What is Faith Development Theory?

James W. Fowler, a contemporary of Lawrence Kohlberg, theorized a series of developmental stages related to faith. “Fowler was working to understand the psychological aspects of how people make meaning in their lives, and Kohlberg introduced him to the possibility of stages for this aspect of development” (Downs, 1995, p. 75). Much like Kohlberg’s focus on moral reasoning rather than moral content, Fowler differentiated between the content of faith (what one believes) and the structure of faith (how one believes). Jones and Wilder (2010) highlight Fowler’s definition of faith “as a person’s or group’s way of responding to transcendent value and power as perceived and grasped through forms of the cumulative tradition” (p. 167). Fowler contends that all humans believe in something and the structure of that undergirding belief lies at the foundation of his stages of faith development.

Fowler’s Stages of Faith:

Stage 0


Fowler borrowed from Erik Erikson’s psychosocial stage theory where “when an infant cries and a parent provides comfort or nourishment, foundations for future faith grow within that child” (Jones & Wilder, 2010, p. 170).

Stage 1

Intuitive-projected faith

Faith in early childhood that relates to Piaget’s cognitive development stage of pre-operational where a “young child is strongly influenced by images, stories, and symbols, which are not yet controlled by logical thinking [and where] images of faith are shaped by the significant adults in the world of young children” (Downs, 1995, p. 77).

Stage 2

Mythic-literal faith

Faith that occurs in childhood and later where Piaget’s concrete operations capability are forming and where “children begin to distinguish between what is real and what is fantastic” (Jones & Wilde, 2010, p. 171), what are stories and what is literal.

Stage 3

Synthetic-conventional faith

Faith that occurs in adolescence and later where Piaget’s formal operations are burgeoning and where “beliefs and values of the previous stages are synthesized into some sort of coherent perspective [and] conventional in that it tends to adopt the belief systems and forms of a larger community” (Downs, 1995, p. 78).

Stage 4

Individuative-reflective faith

Faith that occurs in young adulthood and later is “now operating in a fully formal operational mode [where] new beliefs and newly reconsidered past beliefs are reworked into an individualized system that is perceived as cohesive and coherent” (Jones & Wilder, 2010, p. 173).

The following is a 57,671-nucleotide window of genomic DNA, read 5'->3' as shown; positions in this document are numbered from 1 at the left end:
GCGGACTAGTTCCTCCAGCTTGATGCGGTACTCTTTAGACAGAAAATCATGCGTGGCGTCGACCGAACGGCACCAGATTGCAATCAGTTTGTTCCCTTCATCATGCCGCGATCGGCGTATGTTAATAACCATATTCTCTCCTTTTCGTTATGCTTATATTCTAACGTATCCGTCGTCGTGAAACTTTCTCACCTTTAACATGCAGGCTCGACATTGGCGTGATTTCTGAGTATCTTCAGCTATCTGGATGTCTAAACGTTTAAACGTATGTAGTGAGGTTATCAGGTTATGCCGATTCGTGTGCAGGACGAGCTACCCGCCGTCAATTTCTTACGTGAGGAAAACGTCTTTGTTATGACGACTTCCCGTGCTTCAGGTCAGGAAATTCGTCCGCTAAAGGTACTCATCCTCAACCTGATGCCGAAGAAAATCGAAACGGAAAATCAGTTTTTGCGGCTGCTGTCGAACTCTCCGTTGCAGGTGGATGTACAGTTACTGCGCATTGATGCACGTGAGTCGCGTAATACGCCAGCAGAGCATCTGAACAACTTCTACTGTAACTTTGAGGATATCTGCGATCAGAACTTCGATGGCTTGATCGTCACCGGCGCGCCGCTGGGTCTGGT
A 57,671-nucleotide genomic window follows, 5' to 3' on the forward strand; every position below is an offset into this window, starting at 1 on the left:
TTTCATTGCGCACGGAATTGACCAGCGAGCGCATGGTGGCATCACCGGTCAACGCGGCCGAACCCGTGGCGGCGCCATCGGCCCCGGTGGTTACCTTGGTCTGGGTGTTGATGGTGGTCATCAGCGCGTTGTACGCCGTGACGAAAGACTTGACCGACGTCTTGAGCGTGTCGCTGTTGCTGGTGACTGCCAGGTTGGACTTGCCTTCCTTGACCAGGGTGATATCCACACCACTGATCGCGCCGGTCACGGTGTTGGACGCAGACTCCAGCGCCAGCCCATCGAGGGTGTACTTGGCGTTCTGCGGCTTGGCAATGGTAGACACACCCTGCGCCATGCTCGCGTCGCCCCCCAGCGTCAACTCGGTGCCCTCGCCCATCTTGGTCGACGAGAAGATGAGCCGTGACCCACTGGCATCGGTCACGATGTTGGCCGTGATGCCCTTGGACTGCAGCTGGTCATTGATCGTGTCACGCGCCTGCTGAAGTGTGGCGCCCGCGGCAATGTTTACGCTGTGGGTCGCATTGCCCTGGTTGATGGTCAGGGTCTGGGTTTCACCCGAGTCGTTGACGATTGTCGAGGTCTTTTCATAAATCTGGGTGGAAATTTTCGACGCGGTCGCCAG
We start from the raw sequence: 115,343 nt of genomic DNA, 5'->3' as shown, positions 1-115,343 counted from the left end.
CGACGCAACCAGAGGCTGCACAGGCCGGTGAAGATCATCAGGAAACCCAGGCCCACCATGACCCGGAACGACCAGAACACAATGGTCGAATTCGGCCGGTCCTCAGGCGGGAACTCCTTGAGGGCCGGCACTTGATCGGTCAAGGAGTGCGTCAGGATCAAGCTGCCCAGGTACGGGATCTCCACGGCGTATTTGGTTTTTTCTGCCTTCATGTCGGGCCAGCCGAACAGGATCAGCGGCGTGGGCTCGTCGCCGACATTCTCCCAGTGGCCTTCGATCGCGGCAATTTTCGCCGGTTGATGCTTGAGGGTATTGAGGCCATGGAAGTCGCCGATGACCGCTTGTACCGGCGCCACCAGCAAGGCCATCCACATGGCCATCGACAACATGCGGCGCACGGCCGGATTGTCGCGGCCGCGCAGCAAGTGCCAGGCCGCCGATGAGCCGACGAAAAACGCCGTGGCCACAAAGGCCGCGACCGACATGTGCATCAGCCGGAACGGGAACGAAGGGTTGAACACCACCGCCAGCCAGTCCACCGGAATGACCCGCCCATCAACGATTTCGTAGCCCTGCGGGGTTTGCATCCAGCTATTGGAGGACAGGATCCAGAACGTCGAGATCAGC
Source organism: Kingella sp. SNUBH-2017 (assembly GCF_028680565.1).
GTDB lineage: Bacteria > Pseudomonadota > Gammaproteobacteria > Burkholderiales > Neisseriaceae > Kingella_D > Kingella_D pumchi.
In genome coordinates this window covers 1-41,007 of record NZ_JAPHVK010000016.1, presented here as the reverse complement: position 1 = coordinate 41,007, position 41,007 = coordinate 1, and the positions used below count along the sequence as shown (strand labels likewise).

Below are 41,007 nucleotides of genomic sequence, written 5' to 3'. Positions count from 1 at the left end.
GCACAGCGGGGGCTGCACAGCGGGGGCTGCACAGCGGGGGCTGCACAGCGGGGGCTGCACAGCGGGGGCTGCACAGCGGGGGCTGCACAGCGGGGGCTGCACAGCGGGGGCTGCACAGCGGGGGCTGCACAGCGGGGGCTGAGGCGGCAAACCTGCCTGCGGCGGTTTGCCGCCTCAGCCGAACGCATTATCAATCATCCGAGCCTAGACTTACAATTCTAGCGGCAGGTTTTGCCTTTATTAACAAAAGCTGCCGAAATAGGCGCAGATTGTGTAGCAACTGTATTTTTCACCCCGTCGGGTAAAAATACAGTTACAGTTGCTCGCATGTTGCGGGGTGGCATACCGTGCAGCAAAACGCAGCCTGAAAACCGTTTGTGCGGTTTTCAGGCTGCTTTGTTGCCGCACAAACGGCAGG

Stage 5

Conjunctive faith

This stage of faith occurs typically in midlife and later “consolidates traditional perspectives with the individual’s doubts and with others’ beliefs to form a broad and meaningful worldview” (Jones & Wilder, 2010, p. 174).

Stage 6

Universalizing faith

Faith that occurs in midlife and later sees a “new quality of freedom emerge where matters of self are now subsumed into identification with the ‘ground of being’” (Downs, 1995, p. 81).

Strengths and Weaknesses

I sincerely appreciate Fowler’s treatise that “faith is a common human attempt to make sense out of life [and is a] hermeneutical grid through which persons interpret life and attempt to find meaning” (Downs, 1995, p. 82). In the way he defines faith, Fowler normalizes both the content and structure of faith as indicative of every human being. This is especially helpful in an increasing post-Christian and anti-Christian context where our culture has seemingly graduated from Christian values or is categorically and conspiratorially against Christianity. At the very least, Fowler’s definition of faith exposes everyone’s belief structure and contends that regardless of one’s content of faith, everyone has a set of beliefs that help them make sense of meaning and life. This allows both the Christian apologist and the Christian educator to stand on a basic human belief structure and remind our culture that contrary to a shift in faith content, one still has faith.

It is ironic that what can possibly be a strength could at the same time be a weakness. I wonder if a weakness of Fowler’s stages of faith can be related to the separation between the content of faith and structure of faith. While I accept that every human being has faith in that all seek to make sense or meaning out of life, it can be difficult to parse both the content and structure of that belief. How (structure) one comes to a particular set of beliefs (content) often occurs through the content itself. Developing through a series of stages, while predictable and sequential, is inextricably tied to the content itself. To divorce the content from the structure, would in a sense seemingly nullify the purpose of a structure all together. Structure of faithing must be connected to content, therefore it would be difficult to quantify a stage-based theory that is content agnostic.

Contribution to the Study of Human Development